One of the struggles of parenting is feeling as if your kids are unappreciative. While some aspects of thankfulness come along with developmental milestones, there are things that we can do to help our kids better understand and express appreciation–and it’s beneficial for everyone! Those who are raised knowing how to feel and express gratitude are far more likely to grow up to be well-rounded individuals, with a greater level of self-efficacy and interpersonal skills. 

Additionally, science shows that having an attitude of gratitude actually increases our body’s ability to recover from sickness and trauma, improves our physical health and mental wellbeing overall, supports self-esteem, enhances empathy, encourages compassion, improves sleep, and (as you can imagine), improves our relationships with other people! There is nothing quite like that feeling when a loved one says, “I appreciate you!”

As with anything else of value in our lives, appreciation must be practiced. As we teach our children the importance of feeling thankful for the good things and wonderful people in our lives, we must also help them practice expressing that gratitude. Below are some practical ways to help you learn how to teach your child appreciation.

How to Raise an Appreciative Child

Model Behavior

Kids are sponges, and every parent knows that they will pick up on mannerism, words (whether good or bad!), actions, and even attitudes. They are constantly watching what their parents and other adults in their lives are doing, so we might as well use this to our advantage! Work on being grateful for what you have right now, and that will overflow on to your kids. 

When interacting with them, share frequently and generously and say please and thank you so that good manners are “what we do” and gratitude is “who we are,” not just what we say we do or what we tell our kids to do. Overall, be intentional about modeling appreciation and gratitude, especially when your kids are in earshot. They will learn more about the value of a simple, “Thank you!” hearing you say it over and over again than they ever could by being told to do so. Teaching your child how to be grateful doesn’t always have to come from actual lessons. Children learn kindness and appreciation through watching the behavior of adults, so always be demonstrating good manners and gratefulness whenever the opportunity presents itself.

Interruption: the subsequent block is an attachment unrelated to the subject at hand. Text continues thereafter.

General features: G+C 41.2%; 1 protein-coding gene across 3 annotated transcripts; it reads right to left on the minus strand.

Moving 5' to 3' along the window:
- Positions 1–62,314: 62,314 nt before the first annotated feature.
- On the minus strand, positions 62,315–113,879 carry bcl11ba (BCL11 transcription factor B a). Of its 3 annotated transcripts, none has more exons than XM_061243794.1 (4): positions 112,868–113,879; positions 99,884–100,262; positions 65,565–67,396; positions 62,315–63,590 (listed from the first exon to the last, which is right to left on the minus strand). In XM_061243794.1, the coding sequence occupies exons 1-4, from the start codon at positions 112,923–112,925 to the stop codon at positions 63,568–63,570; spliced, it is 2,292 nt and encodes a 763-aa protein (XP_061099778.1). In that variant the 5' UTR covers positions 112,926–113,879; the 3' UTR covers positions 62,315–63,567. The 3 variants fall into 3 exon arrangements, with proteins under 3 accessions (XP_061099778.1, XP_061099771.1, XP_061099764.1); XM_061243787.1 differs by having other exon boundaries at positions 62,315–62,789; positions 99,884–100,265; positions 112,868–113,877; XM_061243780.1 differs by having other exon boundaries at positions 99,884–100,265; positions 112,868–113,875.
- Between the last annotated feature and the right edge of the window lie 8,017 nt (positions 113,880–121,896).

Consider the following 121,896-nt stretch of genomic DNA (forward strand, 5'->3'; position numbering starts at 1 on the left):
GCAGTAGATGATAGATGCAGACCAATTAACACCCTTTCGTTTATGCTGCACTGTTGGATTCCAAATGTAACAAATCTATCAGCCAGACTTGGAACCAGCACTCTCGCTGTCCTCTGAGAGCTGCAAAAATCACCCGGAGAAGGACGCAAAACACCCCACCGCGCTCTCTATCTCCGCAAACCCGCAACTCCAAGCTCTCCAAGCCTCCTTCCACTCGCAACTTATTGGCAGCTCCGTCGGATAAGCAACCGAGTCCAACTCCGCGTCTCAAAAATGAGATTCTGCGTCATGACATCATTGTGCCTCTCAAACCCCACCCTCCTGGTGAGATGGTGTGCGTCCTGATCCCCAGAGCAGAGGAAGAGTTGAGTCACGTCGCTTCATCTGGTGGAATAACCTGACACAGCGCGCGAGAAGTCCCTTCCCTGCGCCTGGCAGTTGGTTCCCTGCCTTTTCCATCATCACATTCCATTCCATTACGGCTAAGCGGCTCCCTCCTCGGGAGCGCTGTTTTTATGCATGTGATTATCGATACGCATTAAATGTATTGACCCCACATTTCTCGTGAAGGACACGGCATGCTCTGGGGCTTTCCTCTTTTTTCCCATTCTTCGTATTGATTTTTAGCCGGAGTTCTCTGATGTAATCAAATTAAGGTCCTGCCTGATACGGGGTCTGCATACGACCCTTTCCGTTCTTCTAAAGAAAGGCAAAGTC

Also, include your kids when writing thank you cards for Christmas or birthday gifts, or making a quick phone call to thank a loved one for something they did. And, be sure to thank your kids when they do something kind or helpful! They will be more apt to thank YOU for something if they first see you thanking them. 

Utilize Crafts and Activities

Just as teachers use arts, crafts, and homework to reinforce a lesson, utilizing something tangible can often help solidify the values that we want to instill in our kids. Fortunately, there are many gratitude activities that you can do with your kids to help them practice expressing their appreciation. You can try a thankfulness tree, a gratitude jar, making a collage, playing gratitude games, volunteering, donating, making gratitude journals for kids, a family gratitude book, and so much more. Also, simply going around the dinner table saying what you are thankful for or reflecting on the day by noting the small things you enjoyed can help cultivate appreciation in your home and make gratitude a habit. 

Read Children’s Books

Books are a fantastic way to teach your children about appreciation and your family’s other core values. Reading to your children from a young age, as well as helping them learn to read recreationally, can also reap lifelong rewards. Fortunately, there are many great children’s books about showing gratitude and appreciation. The Giving Tree, The Blankful Heart, Giving Thanks with Max, Thanks a Million, and Llama Llama Gives Thanks are just five examples of great children’s books that emphasize thankfulness. Check out your local library or bookstore for more age-appropriate and engaging choices.

Pitfalls to Avoid

It is also important to note the common mistakes that parents make when trying to help their kids be more appreciative. Sometimes in our efforts to instill gratitude, we use approaches that look similar to gratitude but have unintended negative effects. It is important to avoid the use of threats, flattery, coercion, comparisons, indebtedness, or punishments to try to manipulate our kids into being grateful for what they have. While we all want our kids to show appreciation, thankfulness truly does have to begin in their hearts in order to become a lifelong habit and not something that is simply done out of obligation or a desire to please. 

Overall, by cultivating a lifestyle of gratitude and appreciation in your home and with your children, you truly are investing in the future of our world.

For more helpful parenting resources and information, check out our family blog or give our experts a call at Children’s Bureau today!